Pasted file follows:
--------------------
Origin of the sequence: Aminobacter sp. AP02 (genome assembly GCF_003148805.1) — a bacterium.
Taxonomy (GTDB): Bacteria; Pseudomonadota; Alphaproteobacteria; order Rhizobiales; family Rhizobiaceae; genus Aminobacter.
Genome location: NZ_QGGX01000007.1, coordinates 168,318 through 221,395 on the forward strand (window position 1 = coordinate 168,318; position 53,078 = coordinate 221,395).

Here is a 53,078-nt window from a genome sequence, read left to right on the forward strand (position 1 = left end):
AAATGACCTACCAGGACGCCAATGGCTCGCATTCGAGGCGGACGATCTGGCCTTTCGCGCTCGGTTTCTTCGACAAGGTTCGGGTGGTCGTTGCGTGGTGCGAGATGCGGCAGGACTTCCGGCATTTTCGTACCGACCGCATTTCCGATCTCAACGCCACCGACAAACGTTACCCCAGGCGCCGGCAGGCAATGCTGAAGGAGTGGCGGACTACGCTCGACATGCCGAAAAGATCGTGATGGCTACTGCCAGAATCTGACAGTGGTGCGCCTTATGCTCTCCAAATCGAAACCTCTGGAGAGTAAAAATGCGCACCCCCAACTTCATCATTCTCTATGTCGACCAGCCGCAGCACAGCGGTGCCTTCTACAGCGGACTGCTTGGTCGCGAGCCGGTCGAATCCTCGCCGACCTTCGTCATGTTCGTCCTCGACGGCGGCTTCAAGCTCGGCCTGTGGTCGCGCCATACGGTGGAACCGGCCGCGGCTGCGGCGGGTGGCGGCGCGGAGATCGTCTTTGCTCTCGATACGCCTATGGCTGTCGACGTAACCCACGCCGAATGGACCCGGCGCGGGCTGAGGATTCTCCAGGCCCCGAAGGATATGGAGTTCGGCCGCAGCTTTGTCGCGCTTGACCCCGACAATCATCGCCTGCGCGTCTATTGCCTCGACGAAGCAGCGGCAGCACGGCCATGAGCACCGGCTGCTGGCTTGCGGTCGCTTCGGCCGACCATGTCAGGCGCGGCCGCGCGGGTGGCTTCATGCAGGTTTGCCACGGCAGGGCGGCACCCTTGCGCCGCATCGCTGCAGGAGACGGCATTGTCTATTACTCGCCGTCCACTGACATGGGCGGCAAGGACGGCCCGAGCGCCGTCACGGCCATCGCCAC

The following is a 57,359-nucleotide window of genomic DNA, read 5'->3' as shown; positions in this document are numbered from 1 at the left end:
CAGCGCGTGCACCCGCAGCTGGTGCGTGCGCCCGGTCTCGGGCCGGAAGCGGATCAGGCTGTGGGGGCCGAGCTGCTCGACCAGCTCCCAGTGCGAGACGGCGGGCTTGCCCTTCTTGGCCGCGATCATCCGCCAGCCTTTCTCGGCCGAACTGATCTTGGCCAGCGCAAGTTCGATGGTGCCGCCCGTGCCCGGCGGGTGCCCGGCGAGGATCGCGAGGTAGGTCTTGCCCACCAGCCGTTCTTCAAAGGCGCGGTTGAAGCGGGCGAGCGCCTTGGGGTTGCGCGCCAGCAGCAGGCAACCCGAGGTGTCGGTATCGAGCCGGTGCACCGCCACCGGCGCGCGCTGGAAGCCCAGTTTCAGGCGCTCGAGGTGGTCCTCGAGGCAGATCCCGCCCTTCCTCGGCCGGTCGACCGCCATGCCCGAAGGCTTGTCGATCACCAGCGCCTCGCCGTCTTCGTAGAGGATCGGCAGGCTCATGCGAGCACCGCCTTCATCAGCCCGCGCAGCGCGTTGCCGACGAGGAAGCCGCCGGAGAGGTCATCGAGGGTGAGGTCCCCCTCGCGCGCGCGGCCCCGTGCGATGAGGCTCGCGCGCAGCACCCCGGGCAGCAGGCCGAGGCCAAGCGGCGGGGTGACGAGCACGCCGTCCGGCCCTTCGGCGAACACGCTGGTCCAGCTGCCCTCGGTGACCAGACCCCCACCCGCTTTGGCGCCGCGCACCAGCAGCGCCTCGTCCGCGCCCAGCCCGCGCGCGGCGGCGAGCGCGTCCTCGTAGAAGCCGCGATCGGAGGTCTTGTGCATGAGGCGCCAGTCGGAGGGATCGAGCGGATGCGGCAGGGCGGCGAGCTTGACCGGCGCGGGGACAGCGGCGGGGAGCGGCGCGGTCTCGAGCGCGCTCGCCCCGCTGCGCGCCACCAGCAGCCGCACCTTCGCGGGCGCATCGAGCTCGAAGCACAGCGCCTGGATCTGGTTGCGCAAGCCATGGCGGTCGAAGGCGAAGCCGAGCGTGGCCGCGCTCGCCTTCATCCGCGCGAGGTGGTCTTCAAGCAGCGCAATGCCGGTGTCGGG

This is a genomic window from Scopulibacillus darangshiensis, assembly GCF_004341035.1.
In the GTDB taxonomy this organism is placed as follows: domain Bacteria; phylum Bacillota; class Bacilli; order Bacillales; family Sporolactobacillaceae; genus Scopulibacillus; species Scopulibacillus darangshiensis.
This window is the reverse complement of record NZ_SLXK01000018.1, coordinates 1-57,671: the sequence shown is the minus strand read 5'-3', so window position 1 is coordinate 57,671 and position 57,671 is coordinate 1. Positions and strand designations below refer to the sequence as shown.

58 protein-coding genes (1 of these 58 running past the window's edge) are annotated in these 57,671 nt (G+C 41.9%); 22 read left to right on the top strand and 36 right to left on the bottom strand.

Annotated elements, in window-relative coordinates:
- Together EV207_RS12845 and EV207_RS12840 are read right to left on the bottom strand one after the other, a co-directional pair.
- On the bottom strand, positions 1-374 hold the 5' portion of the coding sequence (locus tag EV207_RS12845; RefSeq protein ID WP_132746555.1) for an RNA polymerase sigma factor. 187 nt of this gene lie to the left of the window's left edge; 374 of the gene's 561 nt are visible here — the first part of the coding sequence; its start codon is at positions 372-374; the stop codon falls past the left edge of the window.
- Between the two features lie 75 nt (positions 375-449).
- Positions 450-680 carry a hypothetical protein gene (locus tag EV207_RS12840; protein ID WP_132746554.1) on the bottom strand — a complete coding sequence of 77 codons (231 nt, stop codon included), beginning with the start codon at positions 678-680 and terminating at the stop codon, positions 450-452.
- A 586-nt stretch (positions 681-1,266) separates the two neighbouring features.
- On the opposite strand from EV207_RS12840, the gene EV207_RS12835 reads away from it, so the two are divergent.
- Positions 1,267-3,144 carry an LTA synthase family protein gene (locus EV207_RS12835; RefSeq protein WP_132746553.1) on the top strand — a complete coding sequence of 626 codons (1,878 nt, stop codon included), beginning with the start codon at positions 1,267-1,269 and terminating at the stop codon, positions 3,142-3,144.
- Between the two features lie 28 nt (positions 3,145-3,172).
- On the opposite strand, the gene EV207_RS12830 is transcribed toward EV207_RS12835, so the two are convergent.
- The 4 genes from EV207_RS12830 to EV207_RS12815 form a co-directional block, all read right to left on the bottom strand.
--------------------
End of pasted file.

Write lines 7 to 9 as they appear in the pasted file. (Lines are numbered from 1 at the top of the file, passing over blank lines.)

CAGCGCGTGCACCCGCAGCTGGTGCGTGCGCCCGGTCTCGGGCCGGAAGCGGATCAGGCTGTGGGGGCCGAGCTGCTCGACCAGCTCCCAGTGCGAGACGGCGGGCTTGCCCTTCTTGGCCGCGATCATCCGCCAGCCTTTCTCGGCCGAACTGATCTTGGCCAGCGCAAGTTCGATGGTGCCGCCCGTGCCCGGCGGGTGCCCGGCGAGGATCGCGAGGTAGGTCTTGCCCACCAGCCGTTCTTCAAAGGCGCGGTTGAAGCGGGCGAGCGCCTTGGGGTTGCGCGCCAGCAGCAGGCAACCCGAGGTGTCGGTATCGAGCCGGTGCACCGCCACCGGCGCGCGCTGGAAGCCCAGTTTCAGGCGCTCGAGGTGGTCCTCGAGGCAGATCCCGCCCTTCCTCGGCCGGTCGACCGCCATGCCCGAAGGCTTGTCGATCACCAGCGCCTCGCCGTCTTCGTAGAGGATCGGCAGGCTCATGCGAGCACCGCCTTCATCAGCCCGCGCAGCGCGTTGCCGACGAGGAAGCCGCCGGAGAGGTCATCGAGGGTGAGGTCCCCCTCGCGCGCGCGGCCCCGTGCGATGAGGCTCGCGCGCAGCACCCCGGGCAGCAGGCCGAGGCCAAGCGGCGGGGTGACGAGCACGCCGTCCGGCCCTTCGGCGAACACGCTGGTCCAGCTGCCCTCGGTGACCAGACCCCCACCCGCTTTGGCGCCGCGCACCAGCAGCGCCTCGTCCGCGCCCAGCCCGCGCGCGGCGGCGAGCGCGTCCTCGTAGAAGCCGCGATCGGAGGTCTTGTGCATGAGGCGCCAGTCGGAGGGATCGAGCGGATGCGGCAGGGCGGCGAGCTTGACCGGCGCGGGGACAGCGGCGGGGAGCGGCGCGGTCTCGAGCGCGCTCGCCCCGCTGCGCGCCACCAGCAGCCGCACCTTCGCGGGCGCATCGAGCTCGAAGCACAGCGCCTGGATCTGGTTGCGCAAGCCATGGCGGTCGAAGGCGAAGCCGAGCGTGGCCGCGCTCGCCTTCATCCGCGCGAGGTGGTCTTCAAGCAGCGCAATGCCGGTGTCGGG

This is a genomic window from Scopulibacillus darangshiensis, assembly GCF_004341035.1.
In the GTDB taxonomy this organism is placed as follows: domain Bacteria; phylum Bacillota; class Bacilli; order Bacillales; family Sporolactobacillaceae; genus Scopulibacillus; species Scopulibacillus darangshiensis.